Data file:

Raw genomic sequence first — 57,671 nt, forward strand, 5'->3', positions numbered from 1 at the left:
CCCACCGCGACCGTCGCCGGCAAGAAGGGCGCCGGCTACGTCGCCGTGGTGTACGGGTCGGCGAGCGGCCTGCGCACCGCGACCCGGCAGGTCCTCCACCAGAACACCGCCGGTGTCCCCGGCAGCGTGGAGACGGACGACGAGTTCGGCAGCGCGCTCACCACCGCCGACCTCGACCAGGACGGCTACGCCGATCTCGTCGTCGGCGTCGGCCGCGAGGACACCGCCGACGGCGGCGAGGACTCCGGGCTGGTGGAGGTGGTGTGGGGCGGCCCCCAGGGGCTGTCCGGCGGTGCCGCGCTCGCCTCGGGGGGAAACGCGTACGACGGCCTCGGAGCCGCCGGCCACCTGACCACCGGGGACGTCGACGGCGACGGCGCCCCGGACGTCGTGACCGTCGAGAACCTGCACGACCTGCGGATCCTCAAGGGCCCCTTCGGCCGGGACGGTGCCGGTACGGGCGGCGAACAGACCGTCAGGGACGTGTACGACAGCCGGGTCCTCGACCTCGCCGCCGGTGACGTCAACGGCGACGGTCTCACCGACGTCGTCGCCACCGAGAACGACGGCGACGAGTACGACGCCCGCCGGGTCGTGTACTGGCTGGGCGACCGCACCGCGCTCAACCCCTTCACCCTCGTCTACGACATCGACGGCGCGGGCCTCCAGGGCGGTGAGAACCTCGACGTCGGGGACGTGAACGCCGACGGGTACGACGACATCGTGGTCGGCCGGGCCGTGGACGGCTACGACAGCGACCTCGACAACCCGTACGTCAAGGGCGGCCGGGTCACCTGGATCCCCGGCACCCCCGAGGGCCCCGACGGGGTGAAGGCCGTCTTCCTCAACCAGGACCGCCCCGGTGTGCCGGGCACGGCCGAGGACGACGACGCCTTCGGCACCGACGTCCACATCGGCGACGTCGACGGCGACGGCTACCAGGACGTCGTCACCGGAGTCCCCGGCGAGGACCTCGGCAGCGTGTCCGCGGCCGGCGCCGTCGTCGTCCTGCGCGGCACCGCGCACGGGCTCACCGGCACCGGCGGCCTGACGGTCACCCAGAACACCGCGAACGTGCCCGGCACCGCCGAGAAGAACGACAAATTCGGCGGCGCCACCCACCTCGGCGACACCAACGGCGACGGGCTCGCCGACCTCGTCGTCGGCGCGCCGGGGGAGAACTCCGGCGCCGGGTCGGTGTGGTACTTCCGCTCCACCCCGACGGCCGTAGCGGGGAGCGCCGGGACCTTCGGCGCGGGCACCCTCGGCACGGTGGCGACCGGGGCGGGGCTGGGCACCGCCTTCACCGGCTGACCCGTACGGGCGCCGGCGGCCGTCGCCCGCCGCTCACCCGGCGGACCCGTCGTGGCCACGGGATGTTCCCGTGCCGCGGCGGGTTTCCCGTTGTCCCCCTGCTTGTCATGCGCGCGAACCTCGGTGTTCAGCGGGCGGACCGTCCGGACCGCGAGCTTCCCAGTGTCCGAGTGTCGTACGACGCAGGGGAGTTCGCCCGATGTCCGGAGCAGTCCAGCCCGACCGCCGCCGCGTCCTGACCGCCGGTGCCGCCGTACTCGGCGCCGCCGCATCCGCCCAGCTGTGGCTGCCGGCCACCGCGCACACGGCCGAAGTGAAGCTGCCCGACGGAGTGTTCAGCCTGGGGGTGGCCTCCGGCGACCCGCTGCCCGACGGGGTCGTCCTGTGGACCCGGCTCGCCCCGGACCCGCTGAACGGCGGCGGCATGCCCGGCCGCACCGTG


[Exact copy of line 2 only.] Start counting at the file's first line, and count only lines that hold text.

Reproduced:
CCCACCGCGACCGTCGCCGGCAAGAAGGGCGCCGGCTACGTCGCCGTGGTGTACGGGTCGGCGAGCGGCCTGCGCACCGCGACCCGGCAGGTCCTCCACCAGAACACCGCCGGTGTCCCCGGCAGCGTGGAGACGGACGACGAGTTCGGCAGCGCGCTCACCACCGCCGACCTCGACCAGGACGGCTACGCCGATCTCGTCGTCGGCGTCGGCCGCGAGGACACCGCCGACGGCGGCGAGGACTCCGGGCTGGTGGAGGTGGTGTGGGGCGGCCCCCAGGGGCTGTCCGGCGGTGCCGCGCTCGCCTCGGGGGGAAACGCGTACGACGGCCTCGGAGCCGCCGGCCACCTGACCACCGGGGACGTCGACGGCGACGGCGCCCCGGACGTCGTGACCGTCGAGAACCTGCACGACCTGCGGATCCTCAAGGGCCCCTTCGGCCGGGACGGTGCCGGTACGGGCGGCGAACAGACCGTCAGGGACGTGTACGACAGCCGGGTCCTCGACCTCGCCGCCGGTGACGTCAACGGCGACGGTCTCACCGACGTCGTCGCCACCGAGAACGACGGCGACGAGTACGACGCCCGCCGGGTCGTGTACTGGCTGGGCGACCGCACCGCGCTCAACCCCTTCACCCTCGTCTACGACATCGACGGCGCGGGCCTCCAGGGCGGTGAGAACCTCGACGTCGGGGACGTGAACGCCGACGGGTACGACGACATCGTGGTCGGCCGGGCCGTGGACGGCTACGACAGCGACCTCGACAACCCGTACGTCAAGGGCGGCCGGGTCACCTGGATCCCCGGCACCCCCGAGGGCCCCGACGGGGTGAAGGCCGTCTTCCTCAACCAGGACCGCCCCGGTGTGCCGGGCACGGCCGAGGACGACGACGCCTTCGGCACCGACGTCCACATCGGCGACGTCGACGGCGACGGCTACCAGGACGTCGTCACCGGAGTCCCCGGCGAGGACCTCGGCAGCGTGTCCGCGGCCGGCGCCGTCGTCGTCCTGCGCGGCACCGCGCACGGGCTCACCGGCACCGGCGGCCTGACGGTCACCCAGAACACCGCGAACGTGCCCGGCACCGCCGAGAAGAACGACAAATTCGGCGGCGCCACCCACCTCGGCGACACCAACGGCGACGGGCTCGCCGACCTCGTCGTCGGCGCGCCGGGGGAGAACTCCGGCGCCGGGTCGGTGTGGTACTTCCGCTCCACCCCGACGGCCGTAGCGGGGAGCGCCGGGACCTTCGGCGCGGGCACCCTCGGCACGGTGGCGACCGGGGCGGGGCTGGGCACCGCCTTCACCGGCTGACCCGTACGGGCGCCGGCGGCCGTCGCCCGCCGCTCACCCGGCGGACCCGTCGTGGCCACGGGATGTTCCCGTGCCGCGGCGGGTTTCCCGTTGTCCCCCTGCTTGTCATGCGCGCGAACCTCGGTGTTCAGCGGGCGGACCGTCCGGACCGCGAGCTTCCCAGTGTCCGAGTGTCGTACGACGCAGGGGAGTTCGCCCGATGTCCGGAGCAGTCCAGCCCGACCGCCGCCGCGTCCTGACCGCCGGTGCCGCCGTACTCGGCGCCGCCGCATCCGCCCAGCTGTGGCTGCCGGCCACCGCGCACACGGCCGAAGTGAAGCTGCCCGACGGAGTGTTCAGCCTGGGGGTGGCCTCCGGCGACCCGCTGCCCGACGGGGTCGTCCTGTGGACCCGGCTCGCCCCGGACCCGCTGAACGGCGGCGGCATGCCCGGCCGCACCGTG